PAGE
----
How to celebrate Thanksgiving safely this year

This Thanksgiving, you and your patients are likely eager to get back in touch with loved ones and de-stress after this hectic and strange year. Here’s how your patients can celebrate the holidays – and give thanks – safely.

How to celebrate Thanksgiving 2020

The CDC offers guidelines on how your patients can celebrate Thanksgiving while keeping COVID-19 risk down. Here are some tips for your patients to keep in mind as they plan their festivities:

  • Keep local regulations in mind. First and foremost, your patients should make sur they’re adhering to any rules and restrictions put out by their state and local government. For those in Massachusetts, that means following the new mandates, which limit the size of private gatherings and require people to be in their homes between the hours of 10 PM and 5 AM. Learn more about these new mandates from our previous post on the subject. Certain high-risk towns may have additional restrictions for your patients to consider when planning their celebration.
  • Continue using preventative measures. These include wearing masks, frequent hand-washing, and social distancing.
  • Celebrate outdoors when possible. The more space your patients and their guests have, the easier it will be for them to stay six feet apart. There’s also better ventilation outdoors, which contributes to a lower COVID-19 risk. Your patients can hold their festivities in their yard, or on their deck or porch.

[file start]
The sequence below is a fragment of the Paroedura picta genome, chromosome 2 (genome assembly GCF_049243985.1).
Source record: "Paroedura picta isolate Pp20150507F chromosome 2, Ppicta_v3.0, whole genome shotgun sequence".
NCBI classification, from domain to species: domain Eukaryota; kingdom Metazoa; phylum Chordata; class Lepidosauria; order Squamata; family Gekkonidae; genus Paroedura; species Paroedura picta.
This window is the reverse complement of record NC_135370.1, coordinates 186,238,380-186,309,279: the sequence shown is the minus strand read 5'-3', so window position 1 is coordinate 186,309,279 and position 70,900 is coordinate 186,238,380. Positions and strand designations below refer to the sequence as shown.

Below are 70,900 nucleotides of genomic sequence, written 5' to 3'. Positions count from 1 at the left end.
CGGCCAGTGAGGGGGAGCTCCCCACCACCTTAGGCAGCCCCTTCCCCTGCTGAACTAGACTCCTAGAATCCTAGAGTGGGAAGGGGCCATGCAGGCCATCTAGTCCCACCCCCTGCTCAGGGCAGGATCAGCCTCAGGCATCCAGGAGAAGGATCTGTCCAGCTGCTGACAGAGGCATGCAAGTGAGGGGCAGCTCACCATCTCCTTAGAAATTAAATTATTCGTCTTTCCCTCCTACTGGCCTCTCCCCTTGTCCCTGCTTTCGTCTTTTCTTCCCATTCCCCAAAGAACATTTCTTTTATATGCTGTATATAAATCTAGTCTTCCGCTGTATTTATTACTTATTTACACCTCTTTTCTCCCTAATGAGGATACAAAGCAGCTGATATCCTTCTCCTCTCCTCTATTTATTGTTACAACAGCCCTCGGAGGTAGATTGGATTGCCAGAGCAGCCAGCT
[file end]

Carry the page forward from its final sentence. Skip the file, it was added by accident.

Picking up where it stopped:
• The fewer people the better. This may be difficult for those with big families, but the more people are in a gathering, the harder it is to socially distance and the easier it is for COVID-19 to spread. In addition, Massachusetts now has a limit of 10 people for indoor gatherings and 25 for outdoor.
  • Avoid travel – for everyone celebrating. Traveling offers numerous opportunities for COVID-19 exposure, whether one is taking a plane, using public transportation, or taking a long drive necessitating visits to rest stops. Massachusetts even has a travel advisory, requiring anyone traveling from states other than Maine, Vermont, New Hampshire, and Hawaii into Massachusetts to get tested and quarantine for two weeks. The same goes for anyone returning to Massachusetts from other states. For this reason, it’s better to do something virtual with out-of-state relatives rather than seeing them in person.

There’s plenty of ways for your patients to celebrate Thanksgiving while following the above guidelines. Here’s some suggestions from the CDC:
  • Have a small dinner with only people in your household
  • Cook and drop off traditional family recipes for neighbors
  • Have a virtual dinner and share recipes with friends and family
  • Shop online rather than in person
  • Watch sports events, parades, and movies from home

It's more important than ever to take time to reconnect with loved ones. With these tips, you and your patients can enjoy the company of friends and family while staying safe.

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